The ‘ism’ schism
This sounded like a pretty cool title when I thought I’d coined it. But within a few moments, I recalled that it was, in fact, a Bob Marley lyric.
I found this interesting ‘take’ on YouTube …
Perhaps the easiest way to make noise within a community is to divide the tribe; perhaps the easiest way to confuse and maintain a kind of control is to get people to argue amongst themselves; get caught up in the minutia of an issue and so miss the bigger picture.
In many ways, my earlier political rants may well have been inspired by the notion that the big picture is being lost within some of the petty squabbles we have been witnessing. Hidden behind the political posturing; presidential tweeting and evangelical evasion are some crucial issues about where we are as a species and who we are as members of the human race.
Several years ago members of the Education Profession were told that the term used for a particular thinking skill was not ‘politically’ correct. The term “brainstorm” should be replaced with “thought shower” so as not the offend those suffering from epilepsy.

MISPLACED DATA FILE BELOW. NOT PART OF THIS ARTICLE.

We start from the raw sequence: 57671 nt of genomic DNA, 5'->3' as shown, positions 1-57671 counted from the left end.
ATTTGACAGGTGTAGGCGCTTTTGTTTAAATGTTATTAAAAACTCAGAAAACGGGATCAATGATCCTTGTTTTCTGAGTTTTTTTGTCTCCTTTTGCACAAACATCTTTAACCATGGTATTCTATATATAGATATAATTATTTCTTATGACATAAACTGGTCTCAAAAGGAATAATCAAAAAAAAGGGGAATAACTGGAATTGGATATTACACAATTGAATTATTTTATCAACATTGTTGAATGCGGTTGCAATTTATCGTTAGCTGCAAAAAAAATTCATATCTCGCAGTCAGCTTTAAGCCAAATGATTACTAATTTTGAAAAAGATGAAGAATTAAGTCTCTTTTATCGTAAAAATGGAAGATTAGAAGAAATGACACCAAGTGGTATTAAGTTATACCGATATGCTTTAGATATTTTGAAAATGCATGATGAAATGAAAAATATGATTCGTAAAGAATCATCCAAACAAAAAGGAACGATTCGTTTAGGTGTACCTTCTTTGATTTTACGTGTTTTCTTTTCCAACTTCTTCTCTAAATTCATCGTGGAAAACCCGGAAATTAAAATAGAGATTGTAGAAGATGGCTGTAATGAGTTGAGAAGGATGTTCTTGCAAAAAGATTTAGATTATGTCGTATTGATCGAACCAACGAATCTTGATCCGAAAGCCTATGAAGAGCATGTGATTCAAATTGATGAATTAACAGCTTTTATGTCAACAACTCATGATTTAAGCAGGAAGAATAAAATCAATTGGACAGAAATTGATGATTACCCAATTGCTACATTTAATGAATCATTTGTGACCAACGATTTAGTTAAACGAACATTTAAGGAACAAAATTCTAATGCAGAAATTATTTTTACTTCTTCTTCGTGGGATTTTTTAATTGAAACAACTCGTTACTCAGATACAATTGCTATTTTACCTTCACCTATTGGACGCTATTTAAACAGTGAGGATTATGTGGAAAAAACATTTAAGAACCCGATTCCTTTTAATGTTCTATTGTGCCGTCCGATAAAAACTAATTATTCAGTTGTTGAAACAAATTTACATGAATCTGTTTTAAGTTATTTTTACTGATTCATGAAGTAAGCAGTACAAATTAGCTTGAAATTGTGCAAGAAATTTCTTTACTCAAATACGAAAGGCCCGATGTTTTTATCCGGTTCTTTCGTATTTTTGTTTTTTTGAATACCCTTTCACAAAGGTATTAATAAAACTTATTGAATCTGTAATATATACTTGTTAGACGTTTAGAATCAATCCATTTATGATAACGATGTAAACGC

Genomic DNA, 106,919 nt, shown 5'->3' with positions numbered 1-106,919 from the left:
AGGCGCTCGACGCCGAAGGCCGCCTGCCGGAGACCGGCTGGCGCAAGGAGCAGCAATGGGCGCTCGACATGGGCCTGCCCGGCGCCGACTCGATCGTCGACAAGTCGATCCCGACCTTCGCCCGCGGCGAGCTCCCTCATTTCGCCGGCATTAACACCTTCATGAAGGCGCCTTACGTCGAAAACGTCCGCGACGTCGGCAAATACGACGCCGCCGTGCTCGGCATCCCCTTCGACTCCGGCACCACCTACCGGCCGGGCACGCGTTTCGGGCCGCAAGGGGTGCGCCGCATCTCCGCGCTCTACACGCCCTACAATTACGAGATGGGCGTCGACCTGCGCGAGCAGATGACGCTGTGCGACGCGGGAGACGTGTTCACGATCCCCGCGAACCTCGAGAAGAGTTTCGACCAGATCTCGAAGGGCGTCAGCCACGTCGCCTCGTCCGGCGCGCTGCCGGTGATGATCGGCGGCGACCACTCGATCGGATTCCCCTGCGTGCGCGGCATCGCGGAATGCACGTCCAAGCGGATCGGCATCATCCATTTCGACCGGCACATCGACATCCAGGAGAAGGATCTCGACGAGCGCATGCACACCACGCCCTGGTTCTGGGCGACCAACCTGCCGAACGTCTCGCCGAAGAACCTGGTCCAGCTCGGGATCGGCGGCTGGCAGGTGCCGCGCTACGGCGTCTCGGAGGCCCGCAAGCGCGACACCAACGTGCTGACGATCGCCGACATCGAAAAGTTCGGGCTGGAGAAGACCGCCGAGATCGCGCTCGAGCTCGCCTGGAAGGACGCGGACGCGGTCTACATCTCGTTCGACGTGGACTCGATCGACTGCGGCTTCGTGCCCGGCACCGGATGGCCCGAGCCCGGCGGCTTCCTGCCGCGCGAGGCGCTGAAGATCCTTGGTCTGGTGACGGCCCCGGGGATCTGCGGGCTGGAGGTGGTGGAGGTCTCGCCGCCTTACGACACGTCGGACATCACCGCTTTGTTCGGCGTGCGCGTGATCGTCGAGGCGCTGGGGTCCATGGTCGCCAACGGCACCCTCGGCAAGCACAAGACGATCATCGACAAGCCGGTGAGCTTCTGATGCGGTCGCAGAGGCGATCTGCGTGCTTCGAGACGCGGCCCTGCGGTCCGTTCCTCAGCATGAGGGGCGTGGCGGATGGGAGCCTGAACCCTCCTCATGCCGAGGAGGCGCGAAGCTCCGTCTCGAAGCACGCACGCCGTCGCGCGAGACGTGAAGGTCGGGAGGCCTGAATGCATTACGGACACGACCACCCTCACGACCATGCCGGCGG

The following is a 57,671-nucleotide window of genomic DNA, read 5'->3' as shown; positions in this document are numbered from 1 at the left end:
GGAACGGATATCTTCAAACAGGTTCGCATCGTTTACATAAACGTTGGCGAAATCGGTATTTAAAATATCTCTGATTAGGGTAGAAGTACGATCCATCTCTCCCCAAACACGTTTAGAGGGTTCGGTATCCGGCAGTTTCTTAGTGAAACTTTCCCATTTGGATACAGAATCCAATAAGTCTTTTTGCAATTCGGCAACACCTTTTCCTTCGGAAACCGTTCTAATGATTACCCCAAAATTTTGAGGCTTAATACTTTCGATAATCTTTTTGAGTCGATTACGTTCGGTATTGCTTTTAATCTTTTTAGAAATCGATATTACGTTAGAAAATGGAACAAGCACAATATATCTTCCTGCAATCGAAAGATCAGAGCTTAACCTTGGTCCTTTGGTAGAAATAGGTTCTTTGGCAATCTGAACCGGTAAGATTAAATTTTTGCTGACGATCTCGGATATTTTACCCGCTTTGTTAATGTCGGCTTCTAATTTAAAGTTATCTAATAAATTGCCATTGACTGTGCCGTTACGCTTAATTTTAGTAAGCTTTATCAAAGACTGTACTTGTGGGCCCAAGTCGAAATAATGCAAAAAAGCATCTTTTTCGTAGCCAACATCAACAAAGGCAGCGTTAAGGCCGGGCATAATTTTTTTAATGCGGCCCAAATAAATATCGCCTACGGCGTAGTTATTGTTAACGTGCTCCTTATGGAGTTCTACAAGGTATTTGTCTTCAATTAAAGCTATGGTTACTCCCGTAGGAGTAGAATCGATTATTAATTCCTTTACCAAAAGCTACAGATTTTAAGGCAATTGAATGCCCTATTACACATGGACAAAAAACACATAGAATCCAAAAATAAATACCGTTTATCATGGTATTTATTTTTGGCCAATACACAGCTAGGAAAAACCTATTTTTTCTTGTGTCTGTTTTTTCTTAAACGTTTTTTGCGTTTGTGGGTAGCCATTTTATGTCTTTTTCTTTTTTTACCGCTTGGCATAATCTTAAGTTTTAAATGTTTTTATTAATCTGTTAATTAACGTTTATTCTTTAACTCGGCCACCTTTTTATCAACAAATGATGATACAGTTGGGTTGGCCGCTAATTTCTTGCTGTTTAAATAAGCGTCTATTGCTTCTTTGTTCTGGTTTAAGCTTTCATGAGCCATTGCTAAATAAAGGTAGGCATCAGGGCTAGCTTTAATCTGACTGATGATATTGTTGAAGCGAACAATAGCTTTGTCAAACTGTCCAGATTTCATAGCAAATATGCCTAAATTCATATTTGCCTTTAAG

Several years before that, when I was teaching in what was the ILEA (Inner London Education Authority), teachers attending a workshop on multicultural awareness nodded in disagreement when a colleague made a double un-PC error. He first responded to a question about how he wanted his coffee by saying ‘white’ rather than ‘with milk’ and, through the ‘tuts’ and ‘disapproving nods’, asked for a piece of chalk for the blackboard when the correct term was said to be ‘chalk board’.
Of course, words and the use of our words should be considered with care, but?
At the ILEA meeting a black (afro-Caribbean) colleague who was attending stood up and said something along the lines of …
“Coffee with milk can be white and board that is black can be back. It seems to me that you are trivialising the point. It’s about empowerment, cultural identity and valuing people – not about school furniture or choices about beverages’
Fait point surely?
How far we let politicians and those mis-representing the ‘isms’ detract us from the real issues; trivialise the real challenges is something, perhaps, we should be guarded about.